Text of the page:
Currently the California court system is facing a dilemma. Once an appeal has been filed and an “opinion” has been issued the trial court is generally supposed to accept the “opinion” as law. That becomes a problem when the “opinion” actually conflicts with the law. Take for example a family law appeal where the Fourth District Division Two opined that a statement of decision was a “JUDGMENT” and that there was a “POST-JUDGMENT” modification.
Strangely enough the trial court record and the appeal court record reflect a lack of “A” judgment. None has been entered in the case as a custody judgment, yet it is characterized by the Court of Appeal as one. A statement of decision is not a judgment.
A judgment in family law becomes formal when it is signed by a Judge and entered in the court record as such. The CA judicial council was even so kind as to make MANDATORY judgment forms available. This form specifies that this is the mandatory judgment form to be used by the court in family law proceedings http://www.courts.ca.gov/documents/fl250.pdf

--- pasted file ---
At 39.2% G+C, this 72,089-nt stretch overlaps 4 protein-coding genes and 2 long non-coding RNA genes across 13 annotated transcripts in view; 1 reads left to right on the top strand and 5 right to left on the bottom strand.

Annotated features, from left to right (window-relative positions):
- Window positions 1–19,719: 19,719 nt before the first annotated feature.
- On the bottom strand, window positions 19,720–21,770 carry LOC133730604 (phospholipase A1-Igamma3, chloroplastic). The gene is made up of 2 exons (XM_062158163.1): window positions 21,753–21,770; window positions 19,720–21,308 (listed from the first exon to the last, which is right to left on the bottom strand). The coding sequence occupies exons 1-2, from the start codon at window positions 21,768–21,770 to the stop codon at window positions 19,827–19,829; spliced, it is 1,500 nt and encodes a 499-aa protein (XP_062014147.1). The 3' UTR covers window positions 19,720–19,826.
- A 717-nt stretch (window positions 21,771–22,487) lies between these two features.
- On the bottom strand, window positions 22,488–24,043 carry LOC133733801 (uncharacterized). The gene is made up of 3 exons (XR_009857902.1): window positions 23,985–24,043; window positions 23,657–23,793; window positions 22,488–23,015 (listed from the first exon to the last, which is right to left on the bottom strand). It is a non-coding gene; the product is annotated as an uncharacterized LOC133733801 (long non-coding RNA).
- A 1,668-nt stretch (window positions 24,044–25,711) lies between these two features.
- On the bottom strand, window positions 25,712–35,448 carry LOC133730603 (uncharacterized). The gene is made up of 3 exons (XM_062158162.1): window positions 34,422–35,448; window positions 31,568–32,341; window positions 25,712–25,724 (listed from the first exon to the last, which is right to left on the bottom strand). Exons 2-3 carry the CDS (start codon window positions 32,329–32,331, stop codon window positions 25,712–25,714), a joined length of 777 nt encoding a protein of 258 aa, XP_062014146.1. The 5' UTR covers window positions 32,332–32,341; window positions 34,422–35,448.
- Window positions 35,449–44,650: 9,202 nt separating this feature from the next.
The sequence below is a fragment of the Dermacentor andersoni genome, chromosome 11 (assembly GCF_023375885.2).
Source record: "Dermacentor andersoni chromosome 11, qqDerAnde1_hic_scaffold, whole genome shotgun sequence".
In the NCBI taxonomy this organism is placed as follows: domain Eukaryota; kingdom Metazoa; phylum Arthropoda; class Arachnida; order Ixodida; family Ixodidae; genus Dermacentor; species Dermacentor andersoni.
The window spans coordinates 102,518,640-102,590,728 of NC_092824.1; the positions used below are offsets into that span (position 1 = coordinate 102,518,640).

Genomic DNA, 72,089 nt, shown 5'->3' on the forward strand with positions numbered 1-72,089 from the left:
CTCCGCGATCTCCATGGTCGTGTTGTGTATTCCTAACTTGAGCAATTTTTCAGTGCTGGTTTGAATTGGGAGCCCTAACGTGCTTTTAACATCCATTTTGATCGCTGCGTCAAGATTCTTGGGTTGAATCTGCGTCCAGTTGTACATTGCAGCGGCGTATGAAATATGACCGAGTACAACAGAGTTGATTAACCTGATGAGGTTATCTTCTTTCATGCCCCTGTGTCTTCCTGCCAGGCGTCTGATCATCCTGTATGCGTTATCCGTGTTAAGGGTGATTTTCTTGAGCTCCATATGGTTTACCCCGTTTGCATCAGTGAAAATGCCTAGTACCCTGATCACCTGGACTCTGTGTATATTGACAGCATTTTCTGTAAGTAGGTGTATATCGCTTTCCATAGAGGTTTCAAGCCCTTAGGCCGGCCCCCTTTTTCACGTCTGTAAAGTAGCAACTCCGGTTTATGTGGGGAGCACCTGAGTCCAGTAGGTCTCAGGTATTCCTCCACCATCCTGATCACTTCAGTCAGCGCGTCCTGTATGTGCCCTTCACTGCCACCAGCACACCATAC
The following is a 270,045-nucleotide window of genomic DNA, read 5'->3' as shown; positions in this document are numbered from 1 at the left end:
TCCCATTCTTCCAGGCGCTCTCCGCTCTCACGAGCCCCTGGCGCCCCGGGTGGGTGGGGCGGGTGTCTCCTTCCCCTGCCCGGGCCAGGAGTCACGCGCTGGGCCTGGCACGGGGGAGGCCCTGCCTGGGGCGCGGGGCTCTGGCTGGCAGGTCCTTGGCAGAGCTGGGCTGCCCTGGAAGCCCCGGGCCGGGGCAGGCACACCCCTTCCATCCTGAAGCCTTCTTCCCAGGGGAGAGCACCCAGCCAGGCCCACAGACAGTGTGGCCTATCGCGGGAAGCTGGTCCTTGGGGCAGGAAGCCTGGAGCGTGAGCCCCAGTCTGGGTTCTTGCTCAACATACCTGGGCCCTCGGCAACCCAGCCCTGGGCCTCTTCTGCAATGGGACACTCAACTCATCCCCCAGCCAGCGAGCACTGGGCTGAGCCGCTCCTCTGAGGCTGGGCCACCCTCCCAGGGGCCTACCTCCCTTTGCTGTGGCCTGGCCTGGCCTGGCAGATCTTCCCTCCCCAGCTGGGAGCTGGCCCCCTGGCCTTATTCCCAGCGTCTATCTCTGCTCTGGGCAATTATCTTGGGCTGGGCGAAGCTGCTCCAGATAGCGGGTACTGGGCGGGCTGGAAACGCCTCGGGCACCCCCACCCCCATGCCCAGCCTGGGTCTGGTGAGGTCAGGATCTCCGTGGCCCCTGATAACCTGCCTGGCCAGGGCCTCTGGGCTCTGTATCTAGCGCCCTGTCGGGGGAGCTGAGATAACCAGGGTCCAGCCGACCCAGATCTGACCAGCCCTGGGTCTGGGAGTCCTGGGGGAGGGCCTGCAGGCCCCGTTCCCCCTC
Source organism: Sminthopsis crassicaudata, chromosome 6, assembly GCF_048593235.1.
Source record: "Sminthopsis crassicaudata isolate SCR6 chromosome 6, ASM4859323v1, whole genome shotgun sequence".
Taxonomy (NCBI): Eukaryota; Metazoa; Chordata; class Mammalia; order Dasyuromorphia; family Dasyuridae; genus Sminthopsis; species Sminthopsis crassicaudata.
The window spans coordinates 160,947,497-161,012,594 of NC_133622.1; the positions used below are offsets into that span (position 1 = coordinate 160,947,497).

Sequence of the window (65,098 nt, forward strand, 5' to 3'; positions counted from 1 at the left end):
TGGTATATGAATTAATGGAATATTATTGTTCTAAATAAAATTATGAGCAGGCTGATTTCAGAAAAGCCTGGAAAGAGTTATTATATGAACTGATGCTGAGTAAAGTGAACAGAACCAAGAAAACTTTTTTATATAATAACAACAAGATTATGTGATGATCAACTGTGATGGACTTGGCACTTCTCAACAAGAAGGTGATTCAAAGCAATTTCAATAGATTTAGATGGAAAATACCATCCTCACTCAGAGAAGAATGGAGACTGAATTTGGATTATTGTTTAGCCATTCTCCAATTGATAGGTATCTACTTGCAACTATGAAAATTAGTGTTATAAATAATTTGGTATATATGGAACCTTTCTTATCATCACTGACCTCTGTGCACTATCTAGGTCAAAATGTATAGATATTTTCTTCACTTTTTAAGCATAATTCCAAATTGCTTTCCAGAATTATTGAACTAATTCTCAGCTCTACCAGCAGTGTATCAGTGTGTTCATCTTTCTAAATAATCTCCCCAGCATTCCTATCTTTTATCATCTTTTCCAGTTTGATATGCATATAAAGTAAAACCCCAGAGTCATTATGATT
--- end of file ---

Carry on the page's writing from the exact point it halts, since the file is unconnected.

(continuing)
California rules of court Rule 3.1590 (l) governs the requirements for signature and filing a judgment during the statement of decision process as follows: “If a written judgment is required, the court must sign and file the judgment within 50 days after the announcement or service of the tentative decision, whichever is later, or, if a hearing was held under (k), within 10 days after the hearing. The judgment constitutes the decision on which judgment is to be entered under Code of Civil Procedure section 664.”